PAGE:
The Minnesota Business Corporation Act, Minnesota Chapters 302A (MBCA), includes two provisions – Cumulative Voting and Preemptive Rights – that automatically apply to a corporation formed under Minnesota unless these provisions are change in the Articles of Incorporation. If a business owner forms his or her own corporation on the Minnesota Secretary of State’s website, these provisions will apply. So what do they mean?
Under the MBCA, unless otherwise modified in the articles of incorporation, shareholders may cumulative their shares while voting for directors. See MINN. STAT. § 302A.111, SUBD. 2(d). Minnesota Statutes section 302A.215, subdivision 2 states that:
“Each shareholder entitled to vote for directors has the right to cumulate those votes in the election of directors … by casting for one candidate the number of votes equal to the number of directors to be elected multiplied by the number of votes represented by the shares, or by distributing all of those votes on the same principle among any number of candidates.”
The statutory presumption in Minnesota is in favor of cumulative voting while standard practice is not. Cumulative voting is a minority shareholder protection that can be very cumbersome to administer. In addition, most of the time corporations do not know shareholders are entitled to cumulative votes because it is not the norm in most states. While cumulative voting is not necessarily problematic, a corporation that does not follow the corporate formalities set forth in its governing document or the statute can be a risk for piercing the corporate veil.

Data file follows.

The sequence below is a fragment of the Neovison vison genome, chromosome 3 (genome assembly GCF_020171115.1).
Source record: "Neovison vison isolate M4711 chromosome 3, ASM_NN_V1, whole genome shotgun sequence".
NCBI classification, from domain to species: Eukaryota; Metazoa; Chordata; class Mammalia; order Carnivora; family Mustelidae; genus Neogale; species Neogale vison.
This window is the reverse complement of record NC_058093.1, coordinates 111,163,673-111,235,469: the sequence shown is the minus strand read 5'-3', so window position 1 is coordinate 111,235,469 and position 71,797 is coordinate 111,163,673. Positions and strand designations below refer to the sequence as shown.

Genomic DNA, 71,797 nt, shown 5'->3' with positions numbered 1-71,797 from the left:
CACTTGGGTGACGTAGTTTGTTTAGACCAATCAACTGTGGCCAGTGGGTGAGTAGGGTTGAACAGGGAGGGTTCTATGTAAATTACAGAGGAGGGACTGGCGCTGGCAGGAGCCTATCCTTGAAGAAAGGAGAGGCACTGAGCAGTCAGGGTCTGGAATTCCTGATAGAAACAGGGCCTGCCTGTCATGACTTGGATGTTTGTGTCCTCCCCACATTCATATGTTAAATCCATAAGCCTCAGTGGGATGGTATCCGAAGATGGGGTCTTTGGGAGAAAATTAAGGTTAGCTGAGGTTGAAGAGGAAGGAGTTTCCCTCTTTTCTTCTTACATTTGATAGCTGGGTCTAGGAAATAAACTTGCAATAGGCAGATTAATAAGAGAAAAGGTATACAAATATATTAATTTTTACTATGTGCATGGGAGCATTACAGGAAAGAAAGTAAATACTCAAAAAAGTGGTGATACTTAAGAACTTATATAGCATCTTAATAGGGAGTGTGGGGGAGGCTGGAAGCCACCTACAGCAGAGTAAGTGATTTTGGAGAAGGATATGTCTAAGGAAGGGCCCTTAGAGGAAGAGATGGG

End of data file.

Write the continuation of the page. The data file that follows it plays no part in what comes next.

Section 302A.111, subdivision 2(n) of the MBCA states that unless otherwise changed in the articles of incorporation or a shareholder control agreement, “a shareholder has certain preemptive rights.” Much like cumulative voting, articles of incorporation are generally modified to eliminate this “default” provision in favor of preemptive rights.
Section 302A.413, subdivision 2 of the MBCA defines a “preemptive right” as “the right of a shareholder to acquire a certain fraction of the unissued securities or rights to purchase securities of a corporation before the corporation may offer them to other persons.” In essence, a corporation that has not eliminated preemptive rights in its articles of incorporation (a) must allow its existing shareholders to purchase shares equal to their percentage ownership in the company prior to the issuance of any additional shares in the corporation, and (b) must provide prior written notice to its shareholders prior to issuing more shares. See MINN. STAT. § 302A.413, SUBD. 7. Shareholders who have preemptive rights may waive those rights in writing if the shareholder so chooses.
Even if a corporation eliminates preemptive rights in its articles of incorporation, it can still provide preemptive rights under contract by granting first refusal rights and other rights to purchase equity from the corporation. See MINN. STAT. § 302A.413, SUBD. 10. It is general practice to eliminate preemptive rights unless, after discussion, the client desires to retain preemptive rights.
For almost 20 years Kim Lowe has lawyered from the trenches. Kim lawyers from experience, using her knowledge of the law and understanding of how both for-profit and nonprofit business enterprises operate.